5 Takeaways from the Writer’s Digest Conference

Last weekend, we attended the Writer’s Digest Conference West. We wanted to get out of the academy and see what’s what in mainstream publishing. A lot of what was said, we already knew. Some of that provided good reminders. A few tidbits were new to us, or at least new approaches to tried-and-true advice.

1) Writer and Author are different roles.

That writer and author are different roles we embody isn’t always the way we talk about our writing lives, but it’s a helpful distinction to make in order to carve out focused writing time as well as consider how to present your work to others, including an agent, an editor, or a reader. This distinction lingered in the air like perfume, but literary agent Katharine Sands of the Sarah Jane Freyman Literary Agency was the person to say it bluntly: “Gone is the day when you can sit in a black turtleneck and just write.”

Of course, Sands is speaking from the agent’s perspective, so she wants writers to think of themselves as authors. She wants us to treat approaching an agent or an editor—maybe even a reader—as if we’re applying for a job. She wants us to know that our work will be judged according to how quickly we can immerse someone in the world of the story, whether we’re writing fiction or nonfiction. She wants an author to set aside hubris and humility, perhaps the two most necessary qualities in a writer.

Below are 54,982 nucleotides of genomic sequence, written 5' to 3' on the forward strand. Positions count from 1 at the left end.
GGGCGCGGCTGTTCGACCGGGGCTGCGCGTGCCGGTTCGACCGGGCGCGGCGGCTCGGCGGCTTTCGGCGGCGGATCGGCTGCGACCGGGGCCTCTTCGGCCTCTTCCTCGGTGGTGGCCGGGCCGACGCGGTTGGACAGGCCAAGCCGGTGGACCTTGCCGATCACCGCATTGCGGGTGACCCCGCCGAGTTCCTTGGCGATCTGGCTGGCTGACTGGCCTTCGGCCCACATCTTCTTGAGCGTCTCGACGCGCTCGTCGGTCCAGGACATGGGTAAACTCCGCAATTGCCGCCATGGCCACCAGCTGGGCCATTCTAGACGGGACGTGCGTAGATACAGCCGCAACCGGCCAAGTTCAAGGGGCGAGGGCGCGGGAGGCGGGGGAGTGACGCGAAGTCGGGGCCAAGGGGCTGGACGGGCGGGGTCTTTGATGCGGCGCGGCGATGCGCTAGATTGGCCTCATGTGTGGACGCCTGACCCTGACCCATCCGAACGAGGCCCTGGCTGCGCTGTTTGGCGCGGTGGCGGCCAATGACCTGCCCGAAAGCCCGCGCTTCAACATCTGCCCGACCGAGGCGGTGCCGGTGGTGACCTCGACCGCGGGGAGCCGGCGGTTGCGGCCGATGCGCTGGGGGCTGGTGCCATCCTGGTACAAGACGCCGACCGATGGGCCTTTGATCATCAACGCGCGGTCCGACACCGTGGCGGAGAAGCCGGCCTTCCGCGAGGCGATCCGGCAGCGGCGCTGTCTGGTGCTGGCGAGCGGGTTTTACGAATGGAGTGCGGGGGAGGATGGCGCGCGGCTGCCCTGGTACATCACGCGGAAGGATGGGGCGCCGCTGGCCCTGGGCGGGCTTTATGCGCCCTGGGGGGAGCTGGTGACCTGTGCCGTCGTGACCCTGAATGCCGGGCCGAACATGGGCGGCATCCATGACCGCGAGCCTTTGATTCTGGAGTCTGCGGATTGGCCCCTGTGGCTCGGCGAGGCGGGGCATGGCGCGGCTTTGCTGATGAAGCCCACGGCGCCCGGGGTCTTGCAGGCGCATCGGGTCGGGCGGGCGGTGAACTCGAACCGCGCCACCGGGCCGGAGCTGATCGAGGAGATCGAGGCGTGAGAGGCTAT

2) What’s your book about?

Authors have to field the question What is your book about? Marketing consultant Rob Eagar advised, “Never answer that question.” What the person is really asking is What’s in it for me?

The question, then, is an invitation to tell someone why he or she should read your book. Does your book provide a vicarious experience? Does it add to that person’s knowledge about culture or history? Is your book funny or heart wrenching? Eagar emphasizes that what drives the writer will drive readers. If we think about why we are writing about the end of the space shuttle program, we’ll be able to figure out why readers will benefit from our book. We can transform our interest and investment of time into readers’ interest and investment of time.

3) It’s about voice, not brand.

With all the pressure these days to build a snazzy platform with a zillion tweets and posts that garner a zillion hits, it was great to hear novelist and game designer Chuck Wendig tell us that voice matters. That’s what writers want to hear. As he put it, storytelling is art, and writing is craft, and that needs to be working.

Wendig is especially leery of branding because it can mimic typecasting. Once Bob Denver became Gilligan, he couldn’t be anyone else in the public’s gaze. For those writers, like Wendig and us, who want to write more than one kind of thing, branding might limit us. That’s not to say one shouldn’t build a platform and an audience but that one’s voice—art and craft—is one’s mark on the world. And he’s convinced that for every author, there exists an audience.

4) If it’s not working, do something else.

If a writer takes every piece of advice about building a platform, she will face two problems. First, of course, she’ll have no time for the writing that is the raison d’etre for the platform. Second, she won’t be playing to her strengths and hiding her weaknesses. Both Rob Eagar and Chuck Wendig emphasized that authors shouldn’t waste their time doing tasks that they aren’t enjoying and that aren’t paying off.